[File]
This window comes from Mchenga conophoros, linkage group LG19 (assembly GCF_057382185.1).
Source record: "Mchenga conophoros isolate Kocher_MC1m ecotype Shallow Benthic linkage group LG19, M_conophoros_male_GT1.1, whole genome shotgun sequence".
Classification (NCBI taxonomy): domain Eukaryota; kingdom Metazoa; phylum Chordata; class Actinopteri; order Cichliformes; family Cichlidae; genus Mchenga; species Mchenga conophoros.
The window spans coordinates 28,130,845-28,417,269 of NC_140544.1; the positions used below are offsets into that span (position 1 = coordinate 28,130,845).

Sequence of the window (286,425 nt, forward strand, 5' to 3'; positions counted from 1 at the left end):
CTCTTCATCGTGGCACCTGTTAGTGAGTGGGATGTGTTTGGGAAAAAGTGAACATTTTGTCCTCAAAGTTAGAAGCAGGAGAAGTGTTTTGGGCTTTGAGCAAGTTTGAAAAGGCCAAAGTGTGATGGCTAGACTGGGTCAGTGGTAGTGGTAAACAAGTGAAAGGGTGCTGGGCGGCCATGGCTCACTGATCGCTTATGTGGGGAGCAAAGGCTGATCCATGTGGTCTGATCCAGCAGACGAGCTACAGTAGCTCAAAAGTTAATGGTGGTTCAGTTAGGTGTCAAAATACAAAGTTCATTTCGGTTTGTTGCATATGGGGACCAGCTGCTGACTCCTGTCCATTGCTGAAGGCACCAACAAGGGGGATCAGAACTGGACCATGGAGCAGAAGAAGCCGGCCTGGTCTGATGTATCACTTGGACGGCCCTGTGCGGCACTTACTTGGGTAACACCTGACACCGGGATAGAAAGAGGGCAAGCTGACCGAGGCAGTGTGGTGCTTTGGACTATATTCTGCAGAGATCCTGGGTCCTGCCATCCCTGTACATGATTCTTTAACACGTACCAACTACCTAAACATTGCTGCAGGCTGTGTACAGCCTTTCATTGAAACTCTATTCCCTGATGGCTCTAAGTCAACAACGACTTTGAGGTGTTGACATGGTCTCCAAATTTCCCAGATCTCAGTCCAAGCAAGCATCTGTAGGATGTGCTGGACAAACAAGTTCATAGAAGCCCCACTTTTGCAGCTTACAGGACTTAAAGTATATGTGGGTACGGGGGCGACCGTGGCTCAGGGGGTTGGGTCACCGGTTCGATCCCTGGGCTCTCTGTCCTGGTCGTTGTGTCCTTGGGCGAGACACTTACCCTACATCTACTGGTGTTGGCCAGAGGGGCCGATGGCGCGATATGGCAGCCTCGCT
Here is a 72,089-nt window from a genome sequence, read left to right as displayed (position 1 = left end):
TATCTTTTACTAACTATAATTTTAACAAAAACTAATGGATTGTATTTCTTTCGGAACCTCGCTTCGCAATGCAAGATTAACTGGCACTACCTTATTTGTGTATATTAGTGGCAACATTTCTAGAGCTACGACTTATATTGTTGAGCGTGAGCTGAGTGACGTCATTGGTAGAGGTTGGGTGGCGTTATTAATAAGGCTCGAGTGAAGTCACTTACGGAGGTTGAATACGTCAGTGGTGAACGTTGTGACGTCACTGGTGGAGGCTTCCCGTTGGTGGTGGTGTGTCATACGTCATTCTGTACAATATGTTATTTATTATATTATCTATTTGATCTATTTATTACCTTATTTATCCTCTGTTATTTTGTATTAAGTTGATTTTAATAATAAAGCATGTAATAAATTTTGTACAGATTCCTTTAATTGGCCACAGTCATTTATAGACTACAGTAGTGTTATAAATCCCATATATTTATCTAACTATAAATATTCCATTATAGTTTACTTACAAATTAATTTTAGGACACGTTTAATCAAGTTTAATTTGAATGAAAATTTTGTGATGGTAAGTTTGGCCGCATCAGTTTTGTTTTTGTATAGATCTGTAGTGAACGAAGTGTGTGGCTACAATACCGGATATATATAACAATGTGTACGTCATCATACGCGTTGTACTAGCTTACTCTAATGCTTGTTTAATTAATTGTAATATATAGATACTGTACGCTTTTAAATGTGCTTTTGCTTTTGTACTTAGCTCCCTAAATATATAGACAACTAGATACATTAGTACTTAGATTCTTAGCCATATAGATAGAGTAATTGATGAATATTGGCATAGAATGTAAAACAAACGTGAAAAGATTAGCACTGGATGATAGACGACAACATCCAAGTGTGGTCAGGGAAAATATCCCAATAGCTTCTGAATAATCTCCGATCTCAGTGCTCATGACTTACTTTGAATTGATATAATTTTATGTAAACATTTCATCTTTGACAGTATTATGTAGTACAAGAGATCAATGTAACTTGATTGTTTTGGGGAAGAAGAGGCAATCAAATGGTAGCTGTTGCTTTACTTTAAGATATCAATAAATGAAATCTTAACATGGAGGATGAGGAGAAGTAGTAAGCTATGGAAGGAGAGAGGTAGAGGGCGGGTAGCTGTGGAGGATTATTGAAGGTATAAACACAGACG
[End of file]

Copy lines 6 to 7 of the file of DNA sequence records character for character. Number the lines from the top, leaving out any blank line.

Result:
CTCTTCATCGTGGCACCTGTTAGTGAGTGGGATGTGTTTGGGAAAAAGTGAACATTTTGTCCTCAAAGTTAGAAGCAGGAGAAGTGTTTTGGGCTTTGAGCAAGTTTGAAAAGGCCAAAGTGTGATGGCTAGACTGGGTCAGTGGTAGTGGTAAACAAGTGAAAGGGTGCTGGGCGGCCATGGCTCACTGATCGCTTATGTGGGGAGCAAAGGCTGATCCATGTGGTCTGATCCAGCAGACGAGCTACAGTAGCTCAAAAGTTAATGGTGGTTCAGTTAGGTGTCAAAATACAAAGTTCATTTCGGTTTGTTGCATATGGGGACCAGCTGCTGACTCCTGTCCATTGCTGAAGGCACCAACAAGGGGGATCAGAACTGGACCATGGAGCAGAAGAAGCCGGCCTGGTCTGATGTATCACTTGGACGGCCCTGTGCGGCACTTACTTGGGTAACACCTGACACCGGGATAGAAAGAGGGCAAGCTGACCGAGGCAGTGTGGTGCTTTGGACTATATTCTGCAGAGATCCTGGGTCCTGCCATCCCTGTACATGATTCTTTAACACGTACCAACTACCTAAACATTGCTGCAGGCTGTGTACAGCCTTTCATTGAAACTCTATTCCCTGATGGCTCTAAGTCAACAACGACTTTGAGGTGTTGACATGGTCTCCAAATTTCCCAGATCTCAGTCCAAGCAAGCATCTGTAGGATGTGCTGGACAAACAAGTTCATAGAAGCCCCACTTTTGCAGCTTACAGGACTTAAAGTATATGTGGGTACGGGGGCGACCGTGGCTCAGGGGGTTGGGTCACCGGTTCGATCCCTGGGCTCTCTGTCCTGGTCGTTGTGTCCTTGGGCGAGACACTTACCCTACATCTACTGGTGTTGGCCAGAGGGGCCGATGGCGCGATATGGCAGCCTCGCT
Here is a 72,089-nt window from a genome sequence, read left to right as displayed (position 1 = left end):